Careers in green construction
August 03, 2011
Green construction—the practice of erecting buildings and using processes that are environmentally responsible and resource efficient—has grown dramatically over the past few years. As interest in protecting the environment grows, developing green buildings will require skilled workers with knowledge of new design and construction techniques.
When working on green buildings, construction managers (median annual wage in 2010 of $85,030) are responsible for ensuring that onsite processes are environmentally friendly. This could mean setting up a recycling plan for unused construction materials or protecting environmentally sensitive areas of the site.
Architects (median annual wage of $77,210) who design green buildings use different techniques to maximize energy efficiency. One popular practice is daylighting, which is the use of natural light to illuminate a building.
Carpenters (median annual wage of $43,980) trained in green techniques play an important role in reducing waste and improving building efficiency. One technique, called optimum value engineering, allows carpenters to use less lumber by increasing the amount of spacing between framing members. This technique also allows for more insulation to be added, increasing the energy efficiency of the building.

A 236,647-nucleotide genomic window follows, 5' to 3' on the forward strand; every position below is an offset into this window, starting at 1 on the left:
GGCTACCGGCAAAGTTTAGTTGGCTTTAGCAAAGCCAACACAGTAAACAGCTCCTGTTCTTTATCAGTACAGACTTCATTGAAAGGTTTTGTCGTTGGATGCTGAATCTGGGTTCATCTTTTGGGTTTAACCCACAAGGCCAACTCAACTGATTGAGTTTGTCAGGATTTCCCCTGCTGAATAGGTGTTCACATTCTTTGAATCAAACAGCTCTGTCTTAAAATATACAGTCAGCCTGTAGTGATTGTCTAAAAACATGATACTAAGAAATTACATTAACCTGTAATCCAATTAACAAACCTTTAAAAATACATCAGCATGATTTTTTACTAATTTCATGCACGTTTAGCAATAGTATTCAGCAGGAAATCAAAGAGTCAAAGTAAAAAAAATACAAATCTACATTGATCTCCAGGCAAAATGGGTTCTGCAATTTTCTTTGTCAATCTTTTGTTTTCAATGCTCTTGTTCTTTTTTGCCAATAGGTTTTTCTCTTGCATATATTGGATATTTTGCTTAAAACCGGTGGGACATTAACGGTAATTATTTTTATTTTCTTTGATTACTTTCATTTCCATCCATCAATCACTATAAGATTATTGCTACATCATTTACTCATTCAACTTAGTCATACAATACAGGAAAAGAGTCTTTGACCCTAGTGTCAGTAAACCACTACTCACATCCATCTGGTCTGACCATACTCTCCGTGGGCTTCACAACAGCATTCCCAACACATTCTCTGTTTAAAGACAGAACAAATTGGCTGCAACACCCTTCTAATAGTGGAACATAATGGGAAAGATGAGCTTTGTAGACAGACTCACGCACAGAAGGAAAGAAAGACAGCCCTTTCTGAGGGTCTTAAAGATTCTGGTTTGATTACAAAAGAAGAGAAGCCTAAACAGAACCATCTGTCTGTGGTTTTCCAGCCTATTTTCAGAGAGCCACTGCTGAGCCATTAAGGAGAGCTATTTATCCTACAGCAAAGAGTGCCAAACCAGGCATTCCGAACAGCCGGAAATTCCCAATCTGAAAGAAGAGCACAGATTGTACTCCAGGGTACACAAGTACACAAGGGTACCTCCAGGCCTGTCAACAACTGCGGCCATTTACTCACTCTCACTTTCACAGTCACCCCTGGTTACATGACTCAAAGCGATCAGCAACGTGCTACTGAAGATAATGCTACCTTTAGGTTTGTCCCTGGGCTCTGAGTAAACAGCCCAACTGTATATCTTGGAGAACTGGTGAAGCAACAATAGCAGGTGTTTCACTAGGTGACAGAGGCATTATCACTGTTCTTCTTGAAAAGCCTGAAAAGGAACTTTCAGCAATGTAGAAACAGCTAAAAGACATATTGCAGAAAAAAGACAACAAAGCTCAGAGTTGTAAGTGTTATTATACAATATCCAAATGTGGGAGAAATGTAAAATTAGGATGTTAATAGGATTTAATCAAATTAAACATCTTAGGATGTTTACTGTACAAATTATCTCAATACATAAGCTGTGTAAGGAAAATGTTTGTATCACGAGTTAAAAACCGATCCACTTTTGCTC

Wage data in this article are from the Occupational Employment Statistics program. For more information, see "Careers in green construction" (HTML) (PDF), by Drew Liming. The Bureau of Labor Statistics does not currently publish wage data specific to the green construction industry.
Bureau of Labor Statistics, U.S. Department of Labor, The Editor's Desk, Careers in green construction on the Internet at http://www.bls.gov/opub/ted/2011/ted_20110803.htm (visited August 21, 2014).
Spotlight on Statistics: Productivity
This edition of Spotlight on Statistics examines labor productivity trends from 2000 through 2010 for selected industries and sectors within the nonfarm business sector of the U.S. economy. Read more »